ADVERTORIAL: Identifying beneficial ownership: A crucial step in combating financial crime

October 2nd, 2023

By The Financial Intelligence Centre

Understanding who ultimately benefits from business relationships or a single transaction is key to combating crime in South Africa’s financial system. Businesses listed as accountable institutions in terms of the Financial Intelligence Centre Act 38 of 2001 (FIC Act) are, therefore, required to determine the ownership and control structure of their clients.

Money laundering, terrorist financing and proliferation financing trends have shown that criminals often misuse legal persons to obscure the true ownership or control of funds, which are derived from illegal activities or intended for illegal activities.

The amendments to the FIC Act in December 2022, further aligned domestic legislation to the international anti-money laundering, counter-terrorist financing and counter-proliferation financing standards set by the Financial Action Task Force.

A ‘beneficial owner’ is a ‘natural person who directly or indirectly – ultimately owns or exercise’s effective control of – a client of an accountable institution; or a legal person, partnership, or trust … ’ (our italics). Section 21B of the FIC Act sets out the obligations for accountable institutions to identify and take reasonable steps to verify the beneficial owner.

Natural person

The definition of ‘beneficial owner’ includes the scenario where a natural person ‘exercises control of a client [that is also a natural person] of an accountable institution on whose behalf a transaction is being conducted’.

Legal person

Where the client is a legal person, the accountable institution must follow a process of elimination to identify the beneficial owners. An accountable institution must first identify the natural person who has a controlling ownership interest in the legal person. If the ownership interests do not indicate a beneficial owner, or if there is doubt as to whether there is a person with the controlling ownership interest, then the accountable institution must establish the natural person who exercises control over the legal person ‘through other means’. This may include through voting rights attaching to different classes of shares or through shareholders agreements or nominee shareholders.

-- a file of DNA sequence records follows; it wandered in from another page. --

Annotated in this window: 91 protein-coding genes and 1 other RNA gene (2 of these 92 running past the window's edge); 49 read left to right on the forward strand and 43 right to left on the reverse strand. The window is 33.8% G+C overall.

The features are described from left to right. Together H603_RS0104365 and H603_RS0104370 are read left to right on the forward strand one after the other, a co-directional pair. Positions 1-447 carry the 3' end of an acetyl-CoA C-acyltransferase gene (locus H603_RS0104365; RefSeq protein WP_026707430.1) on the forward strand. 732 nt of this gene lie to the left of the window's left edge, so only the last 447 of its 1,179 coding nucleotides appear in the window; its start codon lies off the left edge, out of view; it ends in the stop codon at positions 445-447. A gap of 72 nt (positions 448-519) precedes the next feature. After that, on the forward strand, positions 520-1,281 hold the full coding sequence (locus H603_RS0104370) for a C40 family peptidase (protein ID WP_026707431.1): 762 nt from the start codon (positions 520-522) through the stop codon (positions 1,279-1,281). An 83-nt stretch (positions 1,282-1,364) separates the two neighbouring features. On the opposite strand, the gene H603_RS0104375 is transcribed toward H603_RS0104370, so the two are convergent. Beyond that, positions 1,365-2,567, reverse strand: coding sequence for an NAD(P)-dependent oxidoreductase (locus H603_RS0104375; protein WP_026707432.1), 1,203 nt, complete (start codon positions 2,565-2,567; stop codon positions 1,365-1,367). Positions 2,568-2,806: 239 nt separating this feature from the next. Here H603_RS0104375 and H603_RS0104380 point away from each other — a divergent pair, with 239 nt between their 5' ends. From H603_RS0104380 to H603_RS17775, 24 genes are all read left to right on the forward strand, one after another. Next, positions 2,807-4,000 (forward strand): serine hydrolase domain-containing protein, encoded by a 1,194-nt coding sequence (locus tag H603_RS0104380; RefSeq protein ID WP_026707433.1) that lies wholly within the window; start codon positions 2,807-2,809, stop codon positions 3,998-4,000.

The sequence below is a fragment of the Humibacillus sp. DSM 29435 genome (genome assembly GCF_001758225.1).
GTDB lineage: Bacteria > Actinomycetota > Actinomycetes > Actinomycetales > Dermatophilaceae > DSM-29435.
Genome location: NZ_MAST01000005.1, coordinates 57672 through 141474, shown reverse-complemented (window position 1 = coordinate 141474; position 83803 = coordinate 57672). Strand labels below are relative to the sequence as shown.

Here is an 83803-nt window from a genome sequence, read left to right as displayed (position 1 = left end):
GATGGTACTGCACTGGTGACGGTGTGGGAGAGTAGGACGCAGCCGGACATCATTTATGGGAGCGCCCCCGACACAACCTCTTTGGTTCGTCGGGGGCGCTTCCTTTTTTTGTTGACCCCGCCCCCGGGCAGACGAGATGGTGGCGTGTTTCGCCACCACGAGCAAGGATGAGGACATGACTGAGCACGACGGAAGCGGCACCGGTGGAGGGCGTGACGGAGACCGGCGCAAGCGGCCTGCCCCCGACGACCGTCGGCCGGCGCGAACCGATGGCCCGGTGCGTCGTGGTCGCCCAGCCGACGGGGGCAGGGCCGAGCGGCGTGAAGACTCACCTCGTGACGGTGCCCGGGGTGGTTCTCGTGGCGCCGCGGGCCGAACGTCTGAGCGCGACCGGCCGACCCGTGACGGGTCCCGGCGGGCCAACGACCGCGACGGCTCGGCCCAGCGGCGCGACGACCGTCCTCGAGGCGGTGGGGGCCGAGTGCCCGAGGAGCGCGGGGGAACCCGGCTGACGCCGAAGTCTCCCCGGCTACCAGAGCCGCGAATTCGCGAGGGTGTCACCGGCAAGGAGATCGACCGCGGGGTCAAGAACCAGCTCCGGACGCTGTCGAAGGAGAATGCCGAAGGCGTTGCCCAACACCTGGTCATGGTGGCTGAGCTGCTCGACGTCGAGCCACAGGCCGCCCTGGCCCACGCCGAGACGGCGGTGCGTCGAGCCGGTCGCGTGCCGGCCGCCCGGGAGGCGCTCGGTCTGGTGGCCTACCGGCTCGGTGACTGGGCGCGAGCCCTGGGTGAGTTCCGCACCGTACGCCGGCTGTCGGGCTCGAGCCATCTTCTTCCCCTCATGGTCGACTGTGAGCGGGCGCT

‘If no natural person can be identified who exercises control through other means, the accountable institution must determine who the natural person is who exercises control over the management of the legal person’ (see FIC Guidance Note 7).


When establishing a business relationship or conducting a single transaction for a trust, the accountable institution must identify all the natural persons linked to the trust. This principle applies as beneficiaries are often not the only person(s) who benefit from the trust. The trustees and founders also have the capacity to gain from a trust dependent on the way the trust is set up and its purpose. In addition, the trustees, founders, and beneficiaries all can exercise influence over the decisions or operations of a trust.

Where either one of the trustees, founders, and beneficiaries are a legal person, then the accountable institution must follow the process of elimination that applies for legal persons to identify the natural person who is the beneficial owner.


The accountable institution must identify each natural person that is a partner to a partnership. Where a partner is a legal person, then the accountable institution must follow the process of elimination to identify the natural person that is the beneficial owner of that legal person who is a partner.

Reasonable steps to verify a beneficial owner’s information

Once the accountable institution has identified the beneficial owners, it must then take reasonable steps to verify the beneficial owner’s information. This entails applying measures that are commensurate with the assessed money laundering, terrorist financing and proliferation financing risk the business relationship or single transaction poses.

The accountable institution could use information obtained by reasonably practical means while striking a balance between the accuracy of the verification required and the level of effort invested to obtain such verification. The underlying element of this requirement is that the accountable institution must be satisfied that it knows the identity of the beneficial owner.

Call to register as an accountable institution and submit the risk and compliance return

Attorneys and advocates required to have a Fidelity Fund Certificate (FFC), as stated in the sch 1 of the FIC Act are reminded of their obligation to register as accountable institutions with the FIC on the registration and reporting portal, goAML (see FIC Draft Public Compliance Communication 47A). All attorneys and obliged advocates are required to submit a risk and compliance return (see Directive 6 (

 For more compliance information and guidance offered to accountable institutions, refer to the FIC website ( The FIC’s compliance contact centre can be reached at +27 (0) 12 641 6000 or log an online compliance query by clicking on:


This is an advertorial and has been paid for by the client.